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September 24, 2004 > LEGOS: Piece by Piece

LEGOS: Piece by Piece

by Karthik Raman

Any shape: houses, ships, trees, grass, shuttles, vehicles, and planes - all of these can be created with Legos of different colored (Gray, black, red, white, yellow, gold, and silver) bricks. This interlocking building toy is popular with people of all ages. It's hard to believe that these plastic model bricks began as wooden toys over seventy years ago. Believe it or not, it's true.

The birth of Legos took place in 1932, when Danish carpenter Ole Kirk Christiansen started making wooden toys and formed a company to manufacture them. Christianson named the company LEGO, a contraction of "Leg godt," which in Danish means "play well". In the 1940s, the company bought a plastic injection-molding machine (the first in Denmark) and started making the plastic and wooden bricks that were the first Legos. These early toys did not have the interlocking mechanism of today's pieces. It wasn't until the late 1940s that the "socketing principle" was developed and the company started making plastic blocks with the interlocking tubes - the current version of the bricks.

Legos begin as plastic is melted at 232 degrees Celsius. Once it has reached a doughy consistency, it is placed in moulds and put under pressure equivalent to 25 to 150 tons. After seven seconds, the plastic cools and ejects new elements which become the Lego bricks.

In 1962, Lego wheels and electric motors were created followed by the first Lego people in 1974. The producers of Lego reached beyond the planet Earth in 1979 and started the first space series. By 1984, Lego had joined with M.I.T. to produce the Lego Technic Computer Control enabling Lego models to be built on the computer. Lego producers partnered with Steven Spielberg in the year 2000, to create movie-themed Lego pieces. The company's newest series, "The Knight's Kingdom", was released this year.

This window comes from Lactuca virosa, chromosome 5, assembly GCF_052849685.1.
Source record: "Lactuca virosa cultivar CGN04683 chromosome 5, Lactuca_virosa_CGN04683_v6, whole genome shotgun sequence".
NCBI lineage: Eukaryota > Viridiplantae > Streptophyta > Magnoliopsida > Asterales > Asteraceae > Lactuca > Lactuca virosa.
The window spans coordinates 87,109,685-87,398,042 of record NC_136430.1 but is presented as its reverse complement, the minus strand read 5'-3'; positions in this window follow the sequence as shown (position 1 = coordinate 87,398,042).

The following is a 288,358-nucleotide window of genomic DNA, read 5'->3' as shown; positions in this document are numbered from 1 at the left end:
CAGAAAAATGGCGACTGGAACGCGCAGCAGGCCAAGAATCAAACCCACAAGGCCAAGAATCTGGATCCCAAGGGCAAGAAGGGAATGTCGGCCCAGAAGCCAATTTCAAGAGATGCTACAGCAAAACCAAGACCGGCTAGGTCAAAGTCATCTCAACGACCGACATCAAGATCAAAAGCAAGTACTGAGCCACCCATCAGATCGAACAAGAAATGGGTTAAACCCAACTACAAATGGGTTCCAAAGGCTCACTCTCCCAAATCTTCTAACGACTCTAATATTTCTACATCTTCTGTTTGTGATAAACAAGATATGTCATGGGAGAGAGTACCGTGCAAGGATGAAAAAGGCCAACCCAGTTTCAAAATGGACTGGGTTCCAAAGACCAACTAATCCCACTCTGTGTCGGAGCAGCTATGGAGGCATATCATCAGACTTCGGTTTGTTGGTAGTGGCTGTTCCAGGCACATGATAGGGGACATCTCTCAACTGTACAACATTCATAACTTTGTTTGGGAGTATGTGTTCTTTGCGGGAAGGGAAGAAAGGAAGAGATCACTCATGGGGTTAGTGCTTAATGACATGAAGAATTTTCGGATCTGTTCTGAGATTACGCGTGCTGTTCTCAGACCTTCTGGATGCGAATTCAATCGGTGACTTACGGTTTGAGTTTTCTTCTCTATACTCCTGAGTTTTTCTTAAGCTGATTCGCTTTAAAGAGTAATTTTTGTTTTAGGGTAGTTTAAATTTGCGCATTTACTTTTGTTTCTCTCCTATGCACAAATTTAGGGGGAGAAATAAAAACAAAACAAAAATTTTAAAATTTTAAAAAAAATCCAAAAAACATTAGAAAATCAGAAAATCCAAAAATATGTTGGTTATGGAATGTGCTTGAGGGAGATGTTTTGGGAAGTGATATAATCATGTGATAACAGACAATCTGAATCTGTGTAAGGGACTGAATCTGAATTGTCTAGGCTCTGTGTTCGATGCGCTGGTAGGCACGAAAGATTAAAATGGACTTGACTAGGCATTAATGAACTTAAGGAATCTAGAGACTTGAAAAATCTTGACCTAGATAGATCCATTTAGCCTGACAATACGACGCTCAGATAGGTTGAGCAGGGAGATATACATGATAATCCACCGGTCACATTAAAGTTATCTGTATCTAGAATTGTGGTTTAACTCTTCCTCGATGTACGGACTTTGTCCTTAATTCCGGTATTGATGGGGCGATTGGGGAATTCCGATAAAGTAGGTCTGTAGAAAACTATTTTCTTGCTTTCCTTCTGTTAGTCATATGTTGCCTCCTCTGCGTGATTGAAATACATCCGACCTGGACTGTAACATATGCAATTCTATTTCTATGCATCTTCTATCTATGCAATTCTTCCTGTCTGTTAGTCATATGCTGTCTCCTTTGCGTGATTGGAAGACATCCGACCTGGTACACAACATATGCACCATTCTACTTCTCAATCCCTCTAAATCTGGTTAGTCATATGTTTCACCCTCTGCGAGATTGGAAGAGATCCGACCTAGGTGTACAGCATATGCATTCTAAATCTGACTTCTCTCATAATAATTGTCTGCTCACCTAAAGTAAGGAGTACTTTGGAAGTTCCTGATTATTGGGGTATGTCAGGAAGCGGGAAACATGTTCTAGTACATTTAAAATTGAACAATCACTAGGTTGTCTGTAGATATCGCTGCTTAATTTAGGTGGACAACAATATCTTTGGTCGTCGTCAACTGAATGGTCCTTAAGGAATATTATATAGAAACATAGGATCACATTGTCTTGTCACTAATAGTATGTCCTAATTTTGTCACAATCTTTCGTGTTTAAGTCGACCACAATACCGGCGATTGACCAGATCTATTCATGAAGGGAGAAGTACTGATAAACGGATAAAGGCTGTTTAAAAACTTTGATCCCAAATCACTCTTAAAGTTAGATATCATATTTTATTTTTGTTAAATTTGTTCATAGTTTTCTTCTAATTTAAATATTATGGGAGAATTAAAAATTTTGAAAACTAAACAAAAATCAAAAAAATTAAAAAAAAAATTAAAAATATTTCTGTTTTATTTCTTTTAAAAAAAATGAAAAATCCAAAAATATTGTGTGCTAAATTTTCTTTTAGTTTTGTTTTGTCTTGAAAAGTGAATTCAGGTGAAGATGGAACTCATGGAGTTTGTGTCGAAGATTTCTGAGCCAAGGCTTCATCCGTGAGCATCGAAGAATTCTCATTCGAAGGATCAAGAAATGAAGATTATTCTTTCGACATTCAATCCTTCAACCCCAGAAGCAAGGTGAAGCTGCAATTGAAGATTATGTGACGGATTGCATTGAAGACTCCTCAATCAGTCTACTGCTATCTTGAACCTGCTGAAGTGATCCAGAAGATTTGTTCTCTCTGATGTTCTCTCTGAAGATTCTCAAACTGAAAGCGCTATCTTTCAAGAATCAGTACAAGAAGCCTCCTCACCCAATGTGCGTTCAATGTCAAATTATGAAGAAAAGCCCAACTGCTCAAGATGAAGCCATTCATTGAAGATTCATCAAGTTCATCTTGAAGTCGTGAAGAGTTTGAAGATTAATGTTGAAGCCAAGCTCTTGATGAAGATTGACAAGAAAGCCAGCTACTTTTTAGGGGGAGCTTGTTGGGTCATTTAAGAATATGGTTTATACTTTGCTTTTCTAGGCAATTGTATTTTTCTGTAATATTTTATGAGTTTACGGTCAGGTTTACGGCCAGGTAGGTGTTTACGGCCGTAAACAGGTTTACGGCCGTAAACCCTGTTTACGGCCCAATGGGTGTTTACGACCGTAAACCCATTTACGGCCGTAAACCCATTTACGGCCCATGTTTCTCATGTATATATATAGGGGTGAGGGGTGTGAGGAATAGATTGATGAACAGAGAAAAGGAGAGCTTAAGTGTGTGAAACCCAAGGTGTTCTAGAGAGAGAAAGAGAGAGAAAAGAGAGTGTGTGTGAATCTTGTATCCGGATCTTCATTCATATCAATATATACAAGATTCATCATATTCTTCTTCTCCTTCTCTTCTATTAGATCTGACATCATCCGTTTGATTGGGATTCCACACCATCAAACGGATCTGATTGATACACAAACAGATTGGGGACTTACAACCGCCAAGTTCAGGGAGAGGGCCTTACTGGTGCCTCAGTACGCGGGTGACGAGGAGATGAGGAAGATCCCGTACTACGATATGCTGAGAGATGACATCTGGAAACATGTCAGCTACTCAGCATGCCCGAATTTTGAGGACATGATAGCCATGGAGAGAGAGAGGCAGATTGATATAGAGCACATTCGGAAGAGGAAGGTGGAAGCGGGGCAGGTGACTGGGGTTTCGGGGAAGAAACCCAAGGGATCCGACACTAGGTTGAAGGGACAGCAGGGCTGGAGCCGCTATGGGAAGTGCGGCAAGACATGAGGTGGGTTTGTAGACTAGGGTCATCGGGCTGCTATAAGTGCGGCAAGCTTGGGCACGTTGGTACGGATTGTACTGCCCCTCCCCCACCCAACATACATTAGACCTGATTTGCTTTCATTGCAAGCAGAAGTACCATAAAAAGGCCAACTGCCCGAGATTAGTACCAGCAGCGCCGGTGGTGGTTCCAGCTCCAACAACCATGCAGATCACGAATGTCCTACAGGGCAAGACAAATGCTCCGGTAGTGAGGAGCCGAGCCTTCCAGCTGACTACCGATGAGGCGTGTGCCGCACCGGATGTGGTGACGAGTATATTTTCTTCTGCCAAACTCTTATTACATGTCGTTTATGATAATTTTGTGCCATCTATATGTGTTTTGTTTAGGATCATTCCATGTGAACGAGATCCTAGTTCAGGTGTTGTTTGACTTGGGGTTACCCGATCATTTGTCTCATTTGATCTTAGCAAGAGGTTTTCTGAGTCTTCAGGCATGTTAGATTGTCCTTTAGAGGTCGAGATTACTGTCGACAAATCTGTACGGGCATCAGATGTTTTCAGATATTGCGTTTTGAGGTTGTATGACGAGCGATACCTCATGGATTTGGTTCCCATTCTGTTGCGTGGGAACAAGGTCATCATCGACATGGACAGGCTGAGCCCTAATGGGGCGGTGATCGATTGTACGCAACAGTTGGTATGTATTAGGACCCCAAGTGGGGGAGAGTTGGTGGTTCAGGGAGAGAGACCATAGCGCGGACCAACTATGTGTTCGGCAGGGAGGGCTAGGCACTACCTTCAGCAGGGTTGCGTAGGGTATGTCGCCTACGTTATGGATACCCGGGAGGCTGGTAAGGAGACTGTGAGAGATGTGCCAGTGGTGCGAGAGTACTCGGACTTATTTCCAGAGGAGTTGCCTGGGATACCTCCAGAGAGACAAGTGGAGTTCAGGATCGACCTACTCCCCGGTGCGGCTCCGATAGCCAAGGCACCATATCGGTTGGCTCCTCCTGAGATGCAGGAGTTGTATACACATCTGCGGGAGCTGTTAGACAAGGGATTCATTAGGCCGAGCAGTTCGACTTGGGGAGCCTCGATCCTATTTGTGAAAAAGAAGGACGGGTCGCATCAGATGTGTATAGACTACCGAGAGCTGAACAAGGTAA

Legos have long challenged kids and adults to use their imagination and create their own universe. The first Legoland was built in 1968 as a permanent place to exhibit Lego models. Legolands, exciting and fun amusement parks, combine rides and life-size Lego models - California's Legoland is located in San Diego. Besides getting ideas on what to build by visiting Legoland, Lego fans like to share ideas and models with other fans through Lego discussion groups and clubs.

BayLUG is a Northern California Lego Users club. Club members display a variety of Lego models in meetings and shows. Club membership is open to all ages; annual dues are $5 for an individual and $10 for a family. Besides being able to display completed models and exchange ideas with other Lego enthusiasts at meetings, compete for prizes and members also receive information through BayLUG mailings and have an opportunity to attend and participate in Legos swap meets.

The next BayLUG show will be at the Fremont Main Library at 2400 Stevenson Boulevard on Saturday October 9th. The public is invited to come by and see the intricate designs and layouts made from Lego blocks. For more information visit the BayLUG site at http://www.baylug.org or send an email to info@baylug.org.

 
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